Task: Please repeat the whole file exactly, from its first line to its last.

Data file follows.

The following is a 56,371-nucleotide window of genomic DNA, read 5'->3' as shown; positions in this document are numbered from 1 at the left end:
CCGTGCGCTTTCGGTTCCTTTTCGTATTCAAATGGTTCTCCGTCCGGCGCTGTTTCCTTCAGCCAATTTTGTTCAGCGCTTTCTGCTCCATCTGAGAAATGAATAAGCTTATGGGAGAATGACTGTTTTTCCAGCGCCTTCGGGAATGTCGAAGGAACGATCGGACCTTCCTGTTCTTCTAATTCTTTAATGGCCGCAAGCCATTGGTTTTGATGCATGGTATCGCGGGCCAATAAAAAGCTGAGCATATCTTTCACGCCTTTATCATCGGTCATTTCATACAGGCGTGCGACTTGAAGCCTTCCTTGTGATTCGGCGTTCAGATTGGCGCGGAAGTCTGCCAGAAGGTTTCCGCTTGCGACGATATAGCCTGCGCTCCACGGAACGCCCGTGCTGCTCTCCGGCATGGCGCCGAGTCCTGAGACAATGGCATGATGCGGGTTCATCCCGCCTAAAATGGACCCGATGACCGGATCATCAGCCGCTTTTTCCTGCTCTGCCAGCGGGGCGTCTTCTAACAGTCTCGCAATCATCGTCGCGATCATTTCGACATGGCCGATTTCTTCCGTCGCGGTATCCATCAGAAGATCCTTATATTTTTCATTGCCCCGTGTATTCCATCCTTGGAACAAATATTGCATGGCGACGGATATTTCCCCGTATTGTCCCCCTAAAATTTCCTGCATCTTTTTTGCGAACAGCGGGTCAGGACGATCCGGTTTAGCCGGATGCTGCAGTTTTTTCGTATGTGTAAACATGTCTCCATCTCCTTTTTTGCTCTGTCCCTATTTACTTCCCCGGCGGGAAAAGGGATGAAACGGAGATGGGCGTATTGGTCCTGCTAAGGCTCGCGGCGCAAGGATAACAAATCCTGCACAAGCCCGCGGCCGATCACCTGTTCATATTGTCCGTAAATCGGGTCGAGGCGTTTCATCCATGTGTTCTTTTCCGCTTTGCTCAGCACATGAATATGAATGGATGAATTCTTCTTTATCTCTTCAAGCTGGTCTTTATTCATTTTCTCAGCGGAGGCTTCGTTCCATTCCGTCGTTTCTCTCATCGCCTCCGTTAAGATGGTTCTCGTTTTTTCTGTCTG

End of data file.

The following is a 56,371-nucleotide window of genomic DNA, read 5'->3' as shown; positions in this document are numbered from 1 at the left end:
CCGTGCGCTTTCGGTTCCTTTTCGTATTCAAATGGTTCTCCGTCCGGCGCTGTTTCCTTCAGCCAATTTTGTTCAGCGCTTTCTGCTCCATCTGAGAAATGAATAAGCTTATGGGAGAATGACTGTTTTTCCAGCGCCTTCGGGAATGTCGAAGGAACGATCGGACCTTCCTGTTCTTCTAATTCTTTAATGGCCGCAAGCCATTGGTTTTGATGCATGGTATCGCGGGCCAATAAAAAGCTGAGCATATCTTTCACGCCTTTATCATCGGTCATTTCATACAGGCGTGCGACTTGAAGCCTTCCTTGTGATTCGGCGTTCAGATTGGCGCGGAAGTCTGCCAGAAGGTTTCCGCTTGCGACGATATAGCCTGCGCTCCACGGAACGCCCGTGCTGCTCTCCGGCATGGCGCCGAGTCCTGAGACAATGGCATGATGCGGGTTCATCCCGCCTAAAATGGACCCGATGACCGGATCATCAGCCGCTTTTTCCTGCTCTGCCAGCGGGGCGTCTTCTAACAGTCTCGCAATCATCGTCGCGATCATTTCGACATGGCCGATTTCTTCCGTCGCGGTATCCATCAGAAGATCCTTATATTTTTCATTGCCCCGTGTATTCCATCCTTGGAACAAATATTGCATGGCGACGGATATTTCCCCGTATTGTCCCCCTAAAATTTCCTGCATCTTTTTTGCGAACAGCGGGTCAGGACGATCCGGTTTAGCCGGATGCTGCAGTTTTTTCGTATGTGTAAACATGTCTCCATCTCCTTTTTTGCTCTGTCCCTATTTACTTCCCCGGCGGGAAAAGGGATGAAACGGAGATGGGCGTATTGGTCCTGCTAAGGCTCGCGGCGCAAGGATAACAAATCCTGCACAAGCCCGCGGCCGATCACCTGTTCATATTGTCCGTAAATCGGGTCGAGGCGTTTCATCCATGTGTTCTTTTCCGCTTTGCTCAGCACATGAATATGAATGGATGAATTCTTCTTTATCTCTTCAAGCTGGTCTTTATTCATTTTCTCAGCGGAGGCTTCGTTCCATTCCGTCGTTTCTCTCATCGCCTCCGTTAAGATGGTTCTCGTTTTTTCTGTCTG